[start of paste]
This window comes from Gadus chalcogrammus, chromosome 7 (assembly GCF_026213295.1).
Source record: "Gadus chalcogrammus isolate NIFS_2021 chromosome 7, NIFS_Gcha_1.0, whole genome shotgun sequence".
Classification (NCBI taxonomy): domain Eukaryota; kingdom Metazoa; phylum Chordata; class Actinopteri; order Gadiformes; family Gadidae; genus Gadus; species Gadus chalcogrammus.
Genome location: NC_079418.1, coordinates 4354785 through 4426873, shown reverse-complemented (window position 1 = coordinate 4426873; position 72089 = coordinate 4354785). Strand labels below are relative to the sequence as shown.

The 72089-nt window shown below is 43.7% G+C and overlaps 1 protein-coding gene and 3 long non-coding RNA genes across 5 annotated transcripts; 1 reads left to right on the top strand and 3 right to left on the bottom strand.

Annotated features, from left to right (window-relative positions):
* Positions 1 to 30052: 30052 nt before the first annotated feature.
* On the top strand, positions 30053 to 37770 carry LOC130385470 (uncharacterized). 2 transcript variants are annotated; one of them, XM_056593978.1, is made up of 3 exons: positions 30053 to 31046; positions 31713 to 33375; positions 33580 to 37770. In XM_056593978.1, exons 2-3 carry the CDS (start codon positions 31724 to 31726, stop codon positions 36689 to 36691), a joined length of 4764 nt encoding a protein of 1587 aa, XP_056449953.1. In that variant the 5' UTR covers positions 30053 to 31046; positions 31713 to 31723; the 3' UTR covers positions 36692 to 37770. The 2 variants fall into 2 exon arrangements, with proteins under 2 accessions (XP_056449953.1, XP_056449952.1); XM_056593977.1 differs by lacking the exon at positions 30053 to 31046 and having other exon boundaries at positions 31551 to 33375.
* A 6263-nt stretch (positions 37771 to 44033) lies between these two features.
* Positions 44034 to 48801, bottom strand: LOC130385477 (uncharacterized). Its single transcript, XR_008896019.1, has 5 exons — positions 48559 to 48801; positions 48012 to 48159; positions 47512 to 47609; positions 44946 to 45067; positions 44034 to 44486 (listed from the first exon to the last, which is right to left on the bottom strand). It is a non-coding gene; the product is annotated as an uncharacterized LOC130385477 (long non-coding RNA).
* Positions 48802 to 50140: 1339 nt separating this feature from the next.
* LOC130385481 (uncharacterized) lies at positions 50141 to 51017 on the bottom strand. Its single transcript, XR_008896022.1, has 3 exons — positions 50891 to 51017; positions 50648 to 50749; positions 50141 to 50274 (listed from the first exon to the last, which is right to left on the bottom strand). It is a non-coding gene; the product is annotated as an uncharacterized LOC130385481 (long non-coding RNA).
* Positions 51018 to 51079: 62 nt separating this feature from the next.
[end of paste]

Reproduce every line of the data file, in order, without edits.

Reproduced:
This window comes from Gadus chalcogrammus, chromosome 7 (assembly GCF_026213295.1).
Source record: "Gadus chalcogrammus isolate NIFS_2021 chromosome 7, NIFS_Gcha_1.0, whole genome shotgun sequence".
Classification (NCBI taxonomy): domain Eukaryota; kingdom Metazoa; phylum Chordata; class Actinopteri; order Gadiformes; family Gadidae; genus Gadus; species Gadus chalcogrammus.
Genome location: NC_079418.1, coordinates 4354785 through 4426873, shown reverse-complemented (window position 1 = coordinate 4426873; position 72089 = coordinate 4354785). Strand labels below are relative to the sequence as shown.

The 72089-nt window shown below is 43.7% G+C and overlaps 1 protein-coding gene and 3 long non-coding RNA genes across 5 annotated transcripts; 1 reads left to right on the top strand and 3 right to left on the bottom strand.

Annotated features, from left to right (window-relative positions):
* Positions 1 to 30052: 30052 nt before the first annotated feature.
* On the top strand, positions 30053 to 37770 carry LOC130385470 (uncharacterized). 2 transcript variants are annotated; one of them, XM_056593978.1, is made up of 3 exons: positions 30053 to 31046; positions 31713 to 33375; positions 33580 to 37770. In XM_056593978.1, exons 2-3 carry the CDS (start codon positions 31724 to 31726, stop codon positions 36689 to 36691), a joined length of 4764 nt encoding a protein of 1587 aa, XP_056449953.1. In that variant the 5' UTR covers positions 30053 to 31046; positions 31713 to 31723; the 3' UTR covers positions 36692 to 37770. The 2 variants fall into 2 exon arrangements, with proteins under 2 accessions (XP_056449953.1, XP_056449952.1); XM_056593977.1 differs by lacking the exon at positions 30053 to 31046 and having other exon boundaries at positions 31551 to 33375.
* A 6263-nt stretch (positions 37771 to 44033) lies between these two features.
* Positions 44034 to 48801, bottom strand: LOC130385477 (uncharacterized). Its single transcript, XR_008896019.1, has 5 exons — positions 48559 to 48801; positions 48012 to 48159; positions 47512 to 47609; positions 44946 to 45067; positions 44034 to 44486 (listed from the first exon to the last, which is right to left on the bottom strand). It is a non-coding gene; the product is annotated as an uncharacterized LOC130385477 (long non-coding RNA).
* Positions 48802 to 50140: 1339 nt separating this feature from the next.
* LOC130385481 (uncharacterized) lies at positions 50141 to 51017 on the bottom strand. Its single transcript, XR_008896022.1, has 3 exons — positions 50891 to 51017; positions 50648 to 50749; positions 50141 to 50274 (listed from the first exon to the last, which is right to left on the bottom strand). It is a non-coding gene; the product is annotated as an uncharacterized LOC130385481 (long non-coding RNA).
* Positions 51018 to 51079: 62 nt separating this feature from the next.